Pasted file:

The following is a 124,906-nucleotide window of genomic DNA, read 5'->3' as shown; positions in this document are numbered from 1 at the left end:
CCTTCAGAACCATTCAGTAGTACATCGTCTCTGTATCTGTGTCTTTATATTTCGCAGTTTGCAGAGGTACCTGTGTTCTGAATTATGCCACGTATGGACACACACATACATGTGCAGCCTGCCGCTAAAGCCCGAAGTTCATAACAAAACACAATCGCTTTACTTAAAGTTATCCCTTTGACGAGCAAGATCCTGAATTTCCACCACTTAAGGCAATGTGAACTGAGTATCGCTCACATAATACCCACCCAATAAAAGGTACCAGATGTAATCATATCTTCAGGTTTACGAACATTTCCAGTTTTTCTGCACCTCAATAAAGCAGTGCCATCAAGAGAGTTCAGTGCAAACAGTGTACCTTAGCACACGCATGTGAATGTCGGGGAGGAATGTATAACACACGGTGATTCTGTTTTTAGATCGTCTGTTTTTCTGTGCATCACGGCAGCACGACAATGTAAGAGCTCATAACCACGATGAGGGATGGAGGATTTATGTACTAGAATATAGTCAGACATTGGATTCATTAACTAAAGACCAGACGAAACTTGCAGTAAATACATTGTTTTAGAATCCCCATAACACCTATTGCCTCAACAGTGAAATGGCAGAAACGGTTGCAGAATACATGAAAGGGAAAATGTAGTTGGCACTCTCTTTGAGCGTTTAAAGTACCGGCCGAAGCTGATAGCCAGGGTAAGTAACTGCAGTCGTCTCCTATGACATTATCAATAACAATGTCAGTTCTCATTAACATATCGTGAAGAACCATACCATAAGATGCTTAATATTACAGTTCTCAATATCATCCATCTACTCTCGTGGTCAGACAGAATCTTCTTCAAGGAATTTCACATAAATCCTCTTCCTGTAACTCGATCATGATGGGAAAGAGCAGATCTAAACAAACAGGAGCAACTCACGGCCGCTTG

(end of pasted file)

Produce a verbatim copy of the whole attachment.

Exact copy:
The following is a 124,906-nucleotide window of genomic DNA, read 5'->3' as shown; positions in this document are numbered from 1 at the left end:
CCTTCAGAACCATTCAGTAGTACATCGTCTCTGTATCTGTGTCTTTATATTTCGCAGTTTGCAGAGGTACCTGTGTTCTGAATTATGCCACGTATGGACACACACATACATGTGCAGCCTGCCGCTAAAGCCCGAAGTTCATAACAAAACACAATCGCTTTACTTAAAGTTATCCCTTTGACGAGCAAGATCCTGAATTTCCACCACTTAAGGCAATGTGAACTGAGTATCGCTCACATAATACCCACCCAATAAAAGGTACCAGATGTAATCATATCTTCAGGTTTACGAACATTTCCAGTTTTTCTGCACCTCAATAAAGCAGTGCCATCAAGAGAGTTCAGTGCAAACAGTGTACCTTAGCACACGCATGTGAATGTCGGGGAGGAATGTATAACACACGGTGATTCTGTTTTTAGATCGTCTGTTTTTCTGTGCATCACGGCAGCACGACAATGTAAGAGCTCATAACCACGATGAGGGATGGAGGATTTATGTACTAGAATATAGTCAGACATTGGATTCATTAACTAAAGACCAGACGAAACTTGCAGTAAATACATTGTTTTAGAATCCCCATAACACCTATTGCCTCAACAGTGAAATGGCAGAAACGGTTGCAGAATACATGAAAGGGAAAATGTAGTTGGCACTCTCTTTGAGCGTTTAAAGTACCGGCCGAAGCTGATAGCCAGGGTAAGTAACTGCAGTCGTCTCCTATGACATTATCAATAACAATGTCAGTTCTCATTAACATATCGTGAAGAACCATACCATAAGATGCTTAATATTACAGTTCTCAATATCATCCATCTACTCTCGTGGTCAGACAGAATCTTCTTCAAGGAATTTCACATAAATCCTCTTCCTGTAACTCGATCATGATGGGAAAGAGCAGATCTAAACAAACAGGAGCAACTCACGGCCGCTTG